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Survivorship Bias and Opinions
Many of our opinions are formed based on our personal experiences. That’s natural, but we are subconsciously influenced by survivorship bias.
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If you have subscribed to Nominal News (thank you!), you may have seen in the welcome email or the about page that I have completed a PhD in Economics. Out of all the social science degrees, the field of Economics for PhDs has a unique, little known (unless you’re an economics PhD or know one) job process. Having experienced this process, I will share with you a bit of information on this process and how it is influenced by survivorship bias. Then I will link to how this bias can be seen everywhere – from opinions on immigration to job advice.
Brief Aside – What is Survivorship Bias
We briefly discussed survivorship bias in our post on layoffs in the tech sector. Survivorship bias occurs when an analysis focuses only on individuals that have passed a certain ‘selection’ process, and ignores the ones who did not. The headline image is a famous example of survivorship bias occurred during World War II with statistician Abraham Wald.
Bombers that returned from flight missions were analyzed for where they had bullet holes from anti-aircraft fire in order to establish where to put additional armor on the planes. One common suggestion was to strengthen the parts that had many bullet holes. Wald, however, recommended adding armor to the areas of the plane that did not have any bullet holes, because the planes that were hit in those areas simply did not return. The planes that returned with bullet holes ‘survived’, meaning the areas they were hit were already well protected.
Economics Degree – the “Job Market”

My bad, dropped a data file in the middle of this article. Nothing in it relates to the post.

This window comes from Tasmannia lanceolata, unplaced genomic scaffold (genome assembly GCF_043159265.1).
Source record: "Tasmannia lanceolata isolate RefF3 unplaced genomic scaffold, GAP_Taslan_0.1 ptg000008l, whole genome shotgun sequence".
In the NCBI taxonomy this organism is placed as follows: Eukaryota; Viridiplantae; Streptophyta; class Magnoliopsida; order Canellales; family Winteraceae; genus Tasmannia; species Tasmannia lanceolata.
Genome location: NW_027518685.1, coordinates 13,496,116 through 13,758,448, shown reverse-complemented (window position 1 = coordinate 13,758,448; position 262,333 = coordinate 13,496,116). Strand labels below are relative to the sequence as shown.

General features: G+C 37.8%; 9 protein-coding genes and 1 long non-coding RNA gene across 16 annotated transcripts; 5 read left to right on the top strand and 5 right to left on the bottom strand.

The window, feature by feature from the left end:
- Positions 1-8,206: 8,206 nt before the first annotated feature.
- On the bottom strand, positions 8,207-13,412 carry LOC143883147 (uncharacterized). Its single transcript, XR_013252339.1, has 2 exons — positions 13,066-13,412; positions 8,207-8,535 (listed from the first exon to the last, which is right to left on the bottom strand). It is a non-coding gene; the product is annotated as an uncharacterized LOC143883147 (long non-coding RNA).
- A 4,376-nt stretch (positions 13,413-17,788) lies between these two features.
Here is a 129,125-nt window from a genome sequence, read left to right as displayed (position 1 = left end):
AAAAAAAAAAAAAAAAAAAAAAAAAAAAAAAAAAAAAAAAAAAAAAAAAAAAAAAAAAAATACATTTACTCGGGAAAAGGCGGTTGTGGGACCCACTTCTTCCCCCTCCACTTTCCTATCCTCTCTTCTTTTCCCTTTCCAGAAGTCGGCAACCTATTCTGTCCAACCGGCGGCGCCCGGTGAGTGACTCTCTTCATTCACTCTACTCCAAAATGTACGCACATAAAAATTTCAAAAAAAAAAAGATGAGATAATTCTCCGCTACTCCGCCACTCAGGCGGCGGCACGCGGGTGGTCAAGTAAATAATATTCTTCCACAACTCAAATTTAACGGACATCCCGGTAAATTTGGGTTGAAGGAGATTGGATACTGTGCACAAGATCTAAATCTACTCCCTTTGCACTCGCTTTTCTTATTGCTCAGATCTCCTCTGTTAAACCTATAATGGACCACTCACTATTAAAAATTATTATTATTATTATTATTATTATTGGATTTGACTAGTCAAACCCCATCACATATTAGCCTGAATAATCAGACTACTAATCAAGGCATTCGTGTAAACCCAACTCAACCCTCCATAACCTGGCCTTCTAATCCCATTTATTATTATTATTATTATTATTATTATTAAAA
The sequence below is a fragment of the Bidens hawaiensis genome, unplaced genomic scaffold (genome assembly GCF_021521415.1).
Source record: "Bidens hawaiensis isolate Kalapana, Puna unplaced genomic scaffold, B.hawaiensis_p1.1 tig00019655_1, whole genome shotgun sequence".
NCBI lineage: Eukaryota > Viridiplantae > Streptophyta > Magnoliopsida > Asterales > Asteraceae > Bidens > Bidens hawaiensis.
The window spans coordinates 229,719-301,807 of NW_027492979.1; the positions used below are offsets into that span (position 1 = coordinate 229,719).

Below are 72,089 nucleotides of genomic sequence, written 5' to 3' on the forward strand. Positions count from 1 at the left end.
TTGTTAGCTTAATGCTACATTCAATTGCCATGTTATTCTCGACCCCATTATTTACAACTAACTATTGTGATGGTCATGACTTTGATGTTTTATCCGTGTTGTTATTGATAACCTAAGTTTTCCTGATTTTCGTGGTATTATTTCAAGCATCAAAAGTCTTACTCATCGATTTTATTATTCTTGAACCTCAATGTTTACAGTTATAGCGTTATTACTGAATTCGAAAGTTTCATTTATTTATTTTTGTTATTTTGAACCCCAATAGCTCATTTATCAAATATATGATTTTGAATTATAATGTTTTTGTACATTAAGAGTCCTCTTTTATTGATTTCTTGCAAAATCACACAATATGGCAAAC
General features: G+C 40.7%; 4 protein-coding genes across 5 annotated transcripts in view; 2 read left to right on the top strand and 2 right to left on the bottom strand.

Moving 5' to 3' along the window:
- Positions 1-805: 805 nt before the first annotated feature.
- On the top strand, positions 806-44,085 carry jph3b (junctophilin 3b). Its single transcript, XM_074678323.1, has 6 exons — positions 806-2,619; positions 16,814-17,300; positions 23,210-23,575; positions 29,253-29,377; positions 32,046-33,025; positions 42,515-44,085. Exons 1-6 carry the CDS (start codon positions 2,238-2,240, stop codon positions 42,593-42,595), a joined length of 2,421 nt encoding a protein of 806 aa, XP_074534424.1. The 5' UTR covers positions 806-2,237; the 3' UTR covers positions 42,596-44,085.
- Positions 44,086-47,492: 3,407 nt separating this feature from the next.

When starting a PhD degree in Economics at a US university, on day 1 you will be told about the Economics Job Market. The Job Market is basically the end of the PhD degree for any economics graduate student. If you are or were in a PhD Economics program, you know about the job market. If you know a PhD Economist, you’ve almost certainly heard about it, as it is a very stressful period for them. So what is the “Job Market”?
When starting an Economics PhD, just like with any degree, the aim is to land a job at the end of the degree. Most often, but not always, the job PhD students initially aim for is becoming a professor at a university (other typical roles are in government policy or central banks). Moreover, rankings, whether implicit or explicit, of university economics departments occasionally also matter to some PhD students – that is, they'd prefer to be a professor at a "top" university. Naturally, there is an issue with these preferences – there are more PhD students than available jobs in research universities, not to mention the dearth of jobs available at “top” research universities.
In order to match PhD candidates with universities, the economic profession created what is informally referred to as the “Job Market” – a mostly centralized job application process. By November of each year, every university that wants to hire a PhD Economist posts their job listing on the website of the American Economic Association (AEA). PhD candidates apply to these positions by submitting their main research paper called colloquially the "Job Market" paper (JMP). Then, by about mid-December, candidates are notified if any of the universities are interested in interviewing them. The interviews are conducted at the annual Allied Social Science Associations (ASSA) meeting in the first week of January. After the interview process, the next step is to receive a ‘fly-out’ – this is where the candidate goes to the university that is interested in them and presents their Job Market paper at a 90 minute seminar. This is also an opportunity for the PhD candidate to get to know their future colleagues, the Economics department and the University.